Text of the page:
Mother Earth Living

Love Your Basil: Cinnamon Basil Pumpkin Pie

By Staff

Ramona Werst has a love for growing and cooking with basil. Currently, she has more than 30 varieties in her collection and she is adding to it all the time. She creates basil-infused recipes and would love to teach you how to Love Your Basil! Visit her blog ( to download her free e-book,Love Your Basil.

One of my favorite basils is cinnamon basil. Texas is getting cooler and the grocery stores are now selling pumpkins! This is my favorite time of the year because the holidays are just around the corner. When I see the pumpkins on display, I grab one and start to decorate around the house. I even have a Cinnamon Pumpkin Pie candle I light just to get me in the holiday mood!

Photo by brhefele/Courtesy Flickr

I love the mild cinnamon flavor when cooking with cinnamon basil. When I think of the holidays, I think of pumpkin pie for Thanksgiving. My husband, David, doesn’t care for pumpkin pie (and I don’t like to waste fresh pumpkin that I’ve had on display), so I created this Cinnamon Basil Pumpkin Pie recipe instead. He loves it!

Cinnamon basil is one the easiest basils to grow. When planted from seed it takes approximately 5 to 7 days to sprout, depending on how warm the soil is. It can be started indoors and transplanted into gardens or into container pots. Cinnamon basil can grow up to 3 feet tall; if you pinch back the leaves, it can bush out to a full 3 feet. When I harvest my cinnamon basil, I wash it, pinch the leaves from the stems, chop it, place it in labeled ziplock bags, and freeze it. Anytime I want to use fresh cinnamon basil, all I have to do is reach into my freezer and I can cook with it all year round.

Cinnamon Basil Pumpkin Pie
To see the videos and download a printable version of the recipe, you can visit Love Your Basil

• 1 medium pumpkin
• 1 tablespoon olive oil
• 9-inch single deep dish pie crust
• 1/2 teaspoon ground ginger
• 1 tablespoon fresh cinnamon basil
• 1 teaspoon salt
• 4 eggs, lightly beaten
• 1 cup honey, warmed slightly
• 1/2 cup milk
• 1/2 cup heavy cream


1. Cut the top off the pumpkin and slice it in half. Make sure the outer layer of the pumpkin is washed.

2. Remove the seeds from the inside of the pumpkin by scraping the inside of it with a spoon. After you’ve made sure that all the seeds are removed, save them for a later date. (I suggest that you bake them as a nutritious snack.)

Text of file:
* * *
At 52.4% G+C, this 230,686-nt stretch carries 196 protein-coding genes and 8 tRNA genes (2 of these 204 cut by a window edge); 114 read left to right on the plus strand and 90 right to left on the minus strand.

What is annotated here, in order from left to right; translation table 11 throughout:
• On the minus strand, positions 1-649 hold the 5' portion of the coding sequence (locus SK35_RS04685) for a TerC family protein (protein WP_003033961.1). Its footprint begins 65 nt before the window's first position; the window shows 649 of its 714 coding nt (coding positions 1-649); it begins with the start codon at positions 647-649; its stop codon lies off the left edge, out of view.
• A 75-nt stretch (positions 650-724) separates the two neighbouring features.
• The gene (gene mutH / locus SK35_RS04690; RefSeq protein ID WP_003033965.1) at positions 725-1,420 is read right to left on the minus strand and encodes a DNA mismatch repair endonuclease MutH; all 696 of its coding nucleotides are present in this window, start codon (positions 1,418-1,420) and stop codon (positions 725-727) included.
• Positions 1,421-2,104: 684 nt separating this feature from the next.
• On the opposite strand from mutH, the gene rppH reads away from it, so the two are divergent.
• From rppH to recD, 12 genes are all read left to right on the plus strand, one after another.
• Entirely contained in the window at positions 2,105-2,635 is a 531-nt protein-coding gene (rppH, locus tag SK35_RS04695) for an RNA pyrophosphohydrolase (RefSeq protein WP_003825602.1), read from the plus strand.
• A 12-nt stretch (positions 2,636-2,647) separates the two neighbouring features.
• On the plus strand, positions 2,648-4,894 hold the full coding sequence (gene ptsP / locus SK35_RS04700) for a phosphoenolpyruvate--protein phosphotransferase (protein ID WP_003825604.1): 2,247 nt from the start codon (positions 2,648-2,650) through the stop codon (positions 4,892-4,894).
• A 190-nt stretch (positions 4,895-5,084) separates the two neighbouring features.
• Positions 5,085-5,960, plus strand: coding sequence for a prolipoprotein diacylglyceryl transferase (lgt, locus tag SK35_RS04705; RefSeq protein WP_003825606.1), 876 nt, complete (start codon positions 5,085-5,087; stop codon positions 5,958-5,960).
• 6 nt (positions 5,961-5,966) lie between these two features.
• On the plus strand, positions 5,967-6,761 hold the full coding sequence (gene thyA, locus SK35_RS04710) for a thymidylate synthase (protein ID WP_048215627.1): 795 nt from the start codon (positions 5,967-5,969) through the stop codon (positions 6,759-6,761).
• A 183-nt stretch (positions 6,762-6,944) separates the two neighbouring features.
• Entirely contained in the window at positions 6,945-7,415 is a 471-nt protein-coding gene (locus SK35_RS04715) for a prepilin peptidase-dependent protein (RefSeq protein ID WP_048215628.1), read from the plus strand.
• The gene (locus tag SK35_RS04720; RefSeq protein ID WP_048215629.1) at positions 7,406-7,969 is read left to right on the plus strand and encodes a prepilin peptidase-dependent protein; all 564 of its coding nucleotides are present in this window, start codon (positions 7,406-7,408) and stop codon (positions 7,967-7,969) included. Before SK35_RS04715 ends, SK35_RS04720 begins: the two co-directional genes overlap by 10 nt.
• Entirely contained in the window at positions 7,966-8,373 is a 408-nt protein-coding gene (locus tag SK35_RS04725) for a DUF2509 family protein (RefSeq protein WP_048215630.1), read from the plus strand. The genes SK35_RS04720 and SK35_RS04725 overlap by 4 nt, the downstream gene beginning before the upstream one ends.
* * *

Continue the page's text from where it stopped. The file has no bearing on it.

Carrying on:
3. Spray the inside and the edges of the pumpkin with olive oil. Then, turn both the pieces upside down and place them on a cookie sheet to bake.

4. Bake at 325 degrees until a fork or knife can go through the shell easily.

Photo by elana’s pantry/Courtesy Flickr


5. Whenever you clip basil, make sure that you take the larger leaves where there is new growth and don’t clip the new growth. You can also clip the stragglers that you do not like to grow out of the pot.

6. Cut enough for the recipe. If you have clipped more than that, you can always freeze it for future use.


7. Rinse the leaves with either cool or cold water so that it will liven up the basil leaves.

8. The amount of basil to be added to the recipe completely depends on your personal taste. However, if you have pinched off more leaves than you are going to use right away, save them in a ziplock bag and label them. You can always use the frozen basil in other great basil recipes.

9. Since we are going to blend the basil into recipe, it is important for you to cut the leaves in to tiny pieces with the help of a kitchen utility knife. The cinnamon basil will add plenty of spicy taste to the recipe.


10. Once the pumpkin is out of the oven, scrape out the pumpkin from its shell and put it in a large bowl.

11. Puree the cinnamon basil leaves with milk in a container and set aside. You can use a blender or a food processor. I use a hand held beater to mix everything together. (It just seems to go easier!)

12. While you are beating the scraped out pumpkin, add spices and salt. Turn off the beater; add a slightly beaten egg. Start blending it all again and add a cup of warm honey and milk with the cinnamon basil.

13. Beat the whole mixture until smooth. You will now notice that the mixture is greenish and also very runny. However, the mixture will thicken (and darken) after it cooks.

14. Pour the mixture into a deep dish pie shell. Fill it to the rim, you can use a pie guard over the crust or foil so that it will not burn the edges of the pie crust.

15. Bake at 350 degrees for 30 to 45 minutes, or until a knife inserted into the filling comes out clean.

I hope you try this delicious Cinnamon Basil Pumpkin Pie in addition to your traditional pumpkin pie this Thanksgiving.

I’m Ramona Werst, teaching you to Love Your Basil.

Please visit my Facebook Fan Page; if you click on the ‘Like’ button you will be entered in the drawing for nine (free!) different Basil Seed Packets.

  • Published on Oct 5, 2010
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